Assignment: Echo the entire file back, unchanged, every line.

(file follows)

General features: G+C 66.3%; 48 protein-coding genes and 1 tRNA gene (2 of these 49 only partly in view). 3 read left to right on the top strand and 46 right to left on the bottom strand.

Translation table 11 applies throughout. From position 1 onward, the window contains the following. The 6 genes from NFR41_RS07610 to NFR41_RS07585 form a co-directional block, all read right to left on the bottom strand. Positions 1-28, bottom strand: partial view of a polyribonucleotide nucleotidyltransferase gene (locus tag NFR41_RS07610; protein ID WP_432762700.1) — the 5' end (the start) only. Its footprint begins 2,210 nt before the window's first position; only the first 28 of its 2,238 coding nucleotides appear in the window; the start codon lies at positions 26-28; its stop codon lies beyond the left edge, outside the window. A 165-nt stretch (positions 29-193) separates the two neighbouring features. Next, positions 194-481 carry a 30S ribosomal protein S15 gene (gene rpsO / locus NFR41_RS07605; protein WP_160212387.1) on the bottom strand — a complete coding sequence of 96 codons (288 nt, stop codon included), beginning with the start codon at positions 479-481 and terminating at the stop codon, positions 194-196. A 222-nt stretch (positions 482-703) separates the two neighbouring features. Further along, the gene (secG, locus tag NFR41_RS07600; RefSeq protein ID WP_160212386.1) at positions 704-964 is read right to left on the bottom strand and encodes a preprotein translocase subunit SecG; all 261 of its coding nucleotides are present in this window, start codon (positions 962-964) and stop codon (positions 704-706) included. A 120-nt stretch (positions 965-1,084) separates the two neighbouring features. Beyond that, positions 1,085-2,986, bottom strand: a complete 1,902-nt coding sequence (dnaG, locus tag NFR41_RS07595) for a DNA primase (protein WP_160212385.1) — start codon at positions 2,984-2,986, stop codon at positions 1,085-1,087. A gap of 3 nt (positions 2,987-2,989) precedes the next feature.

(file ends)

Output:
General features: G+C 66.3%; 48 protein-coding genes and 1 tRNA gene (2 of these 49 only partly in view). 3 read left to right on the top strand and 46 right to left on the bottom strand.

Translation table 11 applies throughout. From position 1 onward, the window contains the following. The 6 genes from NFR41_RS07610 to NFR41_RS07585 form a co-directional block, all read right to left on the bottom strand. Positions 1-28, bottom strand: partial view of a polyribonucleotide nucleotidyltransferase gene (locus tag NFR41_RS07610; protein ID WP_432762700.1) — the 5' end (the start) only. Its footprint begins 2,210 nt before the window's first position; only the first 28 of its 2,238 coding nucleotides appear in the window; the start codon lies at positions 26-28; its stop codon lies beyond the left edge, outside the window. A 165-nt stretch (positions 29-193) separates the two neighbouring features. Next, positions 194-481 carry a 30S ribosomal protein S15 gene (gene rpsO / locus NFR41_RS07605; protein WP_160212387.1) on the bottom strand — a complete coding sequence of 96 codons (288 nt, stop codon included), beginning with the start codon at positions 479-481 and terminating at the stop codon, positions 194-196. A 222-nt stretch (positions 482-703) separates the two neighbouring features. Further along, the gene (secG, locus tag NFR41_RS07600; RefSeq protein ID WP_160212386.1) at positions 704-964 is read right to left on the bottom strand and encodes a preprotein translocase subunit SecG; all 261 of its coding nucleotides are present in this window, start codon (positions 962-964) and stop codon (positions 704-706) included. A 120-nt stretch (positions 965-1,084) separates the two neighbouring features. Beyond that, positions 1,085-2,986, bottom strand: a complete 1,902-nt coding sequence (dnaG, locus tag NFR41_RS07595) for a DNA primase (protein WP_160212385.1) — start codon at positions 2,984-2,986, stop codon at positions 1,085-1,087. A gap of 3 nt (positions 2,987-2,989) precedes the next feature.